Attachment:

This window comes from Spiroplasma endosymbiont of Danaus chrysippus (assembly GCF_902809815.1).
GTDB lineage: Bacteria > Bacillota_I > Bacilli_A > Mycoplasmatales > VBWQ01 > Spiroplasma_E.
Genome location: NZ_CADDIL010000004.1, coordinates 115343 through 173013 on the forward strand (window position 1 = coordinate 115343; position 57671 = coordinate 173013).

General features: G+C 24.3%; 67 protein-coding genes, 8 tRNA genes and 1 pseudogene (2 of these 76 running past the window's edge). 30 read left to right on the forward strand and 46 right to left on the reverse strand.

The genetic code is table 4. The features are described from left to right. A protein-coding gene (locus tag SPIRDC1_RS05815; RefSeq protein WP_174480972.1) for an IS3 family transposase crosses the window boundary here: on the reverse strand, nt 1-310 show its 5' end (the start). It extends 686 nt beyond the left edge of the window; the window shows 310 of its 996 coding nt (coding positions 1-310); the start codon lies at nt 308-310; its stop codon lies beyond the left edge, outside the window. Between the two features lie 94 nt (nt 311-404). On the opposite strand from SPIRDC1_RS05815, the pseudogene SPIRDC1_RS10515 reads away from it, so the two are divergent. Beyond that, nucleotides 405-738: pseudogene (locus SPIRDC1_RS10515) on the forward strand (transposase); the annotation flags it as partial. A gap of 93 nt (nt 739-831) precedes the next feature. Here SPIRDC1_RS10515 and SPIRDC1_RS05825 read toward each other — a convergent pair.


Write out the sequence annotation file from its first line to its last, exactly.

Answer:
This window comes from Spiroplasma endosymbiont of Danaus chrysippus (assembly GCF_902809815.1).
GTDB lineage: Bacteria > Bacillota_I > Bacilli_A > Mycoplasmatales > VBWQ01 > Spiroplasma_E.
Genome location: NZ_CADDIL010000004.1, coordinates 115343 through 173013 on the forward strand (window position 1 = coordinate 115343; position 57671 = coordinate 173013).

General features: G+C 24.3%; 67 protein-coding genes, 8 tRNA genes and 1 pseudogene (2 of these 76 running past the window's edge). 30 read left to right on the forward strand and 46 right to left on the reverse strand.

The genetic code is table 4. The features are described from left to right. A protein-coding gene (locus tag SPIRDC1_RS05815; RefSeq protein WP_174480972.1) for an IS3 family transposase crosses the window boundary here: on the reverse strand, nt 1-310 show its 5' end (the start). It extends 686 nt beyond the left edge of the window; the window shows 310 of its 996 coding nt (coding positions 1-310); the start codon lies at nt 308-310; its stop codon lies beyond the left edge, outside the window. Between the two features lie 94 nt (nt 311-404). On the opposite strand from SPIRDC1_RS05815, the pseudogene SPIRDC1_RS10515 reads away from it, so the two are divergent. Beyond that, nucleotides 405-738: pseudogene (locus SPIRDC1_RS10515) on the forward strand (transposase); the annotation flags it as partial. A gap of 93 nt (nt 739-831) precedes the next feature. Here SPIRDC1_RS10515 and SPIRDC1_RS05825 read toward each other — a convergent pair.